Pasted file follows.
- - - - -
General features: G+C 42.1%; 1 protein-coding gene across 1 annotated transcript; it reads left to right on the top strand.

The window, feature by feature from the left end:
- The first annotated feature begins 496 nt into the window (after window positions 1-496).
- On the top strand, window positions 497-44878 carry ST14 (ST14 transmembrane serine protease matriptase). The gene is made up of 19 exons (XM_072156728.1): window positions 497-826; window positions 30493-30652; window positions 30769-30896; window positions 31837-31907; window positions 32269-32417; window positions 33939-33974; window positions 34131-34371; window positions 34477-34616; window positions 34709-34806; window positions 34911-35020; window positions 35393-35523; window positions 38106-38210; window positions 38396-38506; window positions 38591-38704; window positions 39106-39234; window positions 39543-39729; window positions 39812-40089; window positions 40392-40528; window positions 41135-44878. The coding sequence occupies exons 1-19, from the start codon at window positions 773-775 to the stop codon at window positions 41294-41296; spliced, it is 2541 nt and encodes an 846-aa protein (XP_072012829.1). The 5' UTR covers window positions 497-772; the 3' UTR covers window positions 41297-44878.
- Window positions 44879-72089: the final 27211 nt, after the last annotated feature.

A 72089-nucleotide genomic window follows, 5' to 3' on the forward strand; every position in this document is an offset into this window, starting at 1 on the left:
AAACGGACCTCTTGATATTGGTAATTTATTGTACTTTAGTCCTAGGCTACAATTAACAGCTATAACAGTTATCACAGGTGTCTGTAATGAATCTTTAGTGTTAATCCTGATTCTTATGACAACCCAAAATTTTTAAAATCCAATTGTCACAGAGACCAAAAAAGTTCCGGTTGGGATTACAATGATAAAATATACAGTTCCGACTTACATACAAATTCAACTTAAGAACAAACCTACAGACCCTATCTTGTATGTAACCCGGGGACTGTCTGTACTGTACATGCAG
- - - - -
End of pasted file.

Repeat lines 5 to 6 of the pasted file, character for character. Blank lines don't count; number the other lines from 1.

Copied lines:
- Window positions 44879-72089: the final 27211 nt, after the last annotated feature.

A 72089-nucleotide genomic window follows, 5' to 3' on the forward strand; every position in this document is an offset into this window, starting at 1 on the left: